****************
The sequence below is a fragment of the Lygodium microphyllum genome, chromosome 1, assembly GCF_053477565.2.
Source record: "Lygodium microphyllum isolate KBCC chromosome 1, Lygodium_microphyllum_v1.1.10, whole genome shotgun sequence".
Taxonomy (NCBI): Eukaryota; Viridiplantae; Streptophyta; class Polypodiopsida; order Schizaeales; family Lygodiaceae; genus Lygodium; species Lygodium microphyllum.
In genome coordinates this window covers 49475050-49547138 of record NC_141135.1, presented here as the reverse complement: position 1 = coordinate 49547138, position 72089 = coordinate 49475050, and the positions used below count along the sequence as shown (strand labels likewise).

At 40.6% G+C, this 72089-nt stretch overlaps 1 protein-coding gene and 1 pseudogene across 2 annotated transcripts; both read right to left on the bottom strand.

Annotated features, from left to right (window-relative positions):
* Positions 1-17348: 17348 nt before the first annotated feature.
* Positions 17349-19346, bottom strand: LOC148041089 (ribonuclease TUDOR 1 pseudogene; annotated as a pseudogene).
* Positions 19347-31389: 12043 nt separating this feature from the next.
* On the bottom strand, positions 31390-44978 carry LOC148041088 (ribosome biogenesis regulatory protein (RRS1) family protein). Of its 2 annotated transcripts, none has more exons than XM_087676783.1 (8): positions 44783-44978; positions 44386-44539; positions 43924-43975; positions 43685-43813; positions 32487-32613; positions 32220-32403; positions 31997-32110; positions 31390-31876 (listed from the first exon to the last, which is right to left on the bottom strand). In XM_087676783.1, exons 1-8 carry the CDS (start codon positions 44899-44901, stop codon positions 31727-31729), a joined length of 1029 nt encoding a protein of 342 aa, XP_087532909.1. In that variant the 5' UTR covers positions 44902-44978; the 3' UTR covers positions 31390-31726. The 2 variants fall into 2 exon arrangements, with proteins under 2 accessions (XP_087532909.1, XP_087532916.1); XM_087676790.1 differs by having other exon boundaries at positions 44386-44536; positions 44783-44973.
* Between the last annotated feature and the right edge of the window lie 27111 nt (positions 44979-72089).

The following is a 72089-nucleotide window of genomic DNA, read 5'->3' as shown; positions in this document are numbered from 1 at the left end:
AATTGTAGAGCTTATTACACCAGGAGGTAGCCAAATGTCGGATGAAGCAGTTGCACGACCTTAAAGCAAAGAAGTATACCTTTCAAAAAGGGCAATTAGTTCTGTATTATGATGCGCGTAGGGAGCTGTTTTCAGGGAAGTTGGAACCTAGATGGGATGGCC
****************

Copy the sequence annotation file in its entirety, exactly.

The sequence below is a fragment of the Lygodium microphyllum genome, chromosome 1, assembly GCF_053477565.2.
Source record: "Lygodium microphyllum isolate KBCC chromosome 1, Lygodium_microphyllum_v1.1.10, whole genome shotgun sequence".
Taxonomy (NCBI): Eukaryota; Viridiplantae; Streptophyta; class Polypodiopsida; order Schizaeales; family Lygodiaceae; genus Lygodium; species Lygodium microphyllum.
In genome coordinates this window covers 49475050-49547138 of record NC_141135.1, presented here as the reverse complement: position 1 = coordinate 49547138, position 72089 = coordinate 49475050, and the positions used below count along the sequence as shown (strand labels likewise).

At 40.6% G+C, this 72089-nt stretch overlaps 1 protein-coding gene and 1 pseudogene across 2 annotated transcripts; both read right to left on the bottom strand.

Annotated features, from left to right (window-relative positions):
* Positions 1-17348: 17348 nt before the first annotated feature.
* Positions 17349-19346, bottom strand: LOC148041089 (ribonuclease TUDOR 1 pseudogene; annotated as a pseudogene).
* Positions 19347-31389: 12043 nt separating this feature from the next.
* On the bottom strand, positions 31390-44978 carry LOC148041088 (ribosome biogenesis regulatory protein (RRS1) family protein). Of its 2 annotated transcripts, none has more exons than XM_087676783.1 (8): positions 44783-44978; positions 44386-44539; positions 43924-43975; positions 43685-43813; positions 32487-32613; positions 32220-32403; positions 31997-32110; positions 31390-31876 (listed from the first exon to the last, which is right to left on the bottom strand). In XM_087676783.1, exons 1-8 carry the CDS (start codon positions 44899-44901, stop codon positions 31727-31729), a joined length of 1029 nt encoding a protein of 342 aa, XP_087532909.1. In that variant the 5' UTR covers positions 44902-44978; the 3' UTR covers positions 31390-31726. The 2 variants fall into 2 exon arrangements, with proteins under 2 accessions (XP_087532909.1, XP_087532916.1); XM_087676790.1 differs by having other exon boundaries at positions 44386-44536; positions 44783-44973.
* Between the last annotated feature and the right edge of the window lie 27111 nt (positions 44979-72089).

The following is a 72089-nucleotide window of genomic DNA, read 5'->3' as shown; positions in this document are numbered from 1 at the left end:
AATTGTAGAGCTTATTACACCAGGAGGTAGCCAAATGTCGGATGAAGCAGTTGCACGACCTTAAAGCAAAGAAGTATACCTTTCAAAAAGGGCAATTAGTTCTGTATTATGATGCGCGTAGGGAGCTGTTTTCAGGGAAGTTGGAACCTAGATGGGATGGCC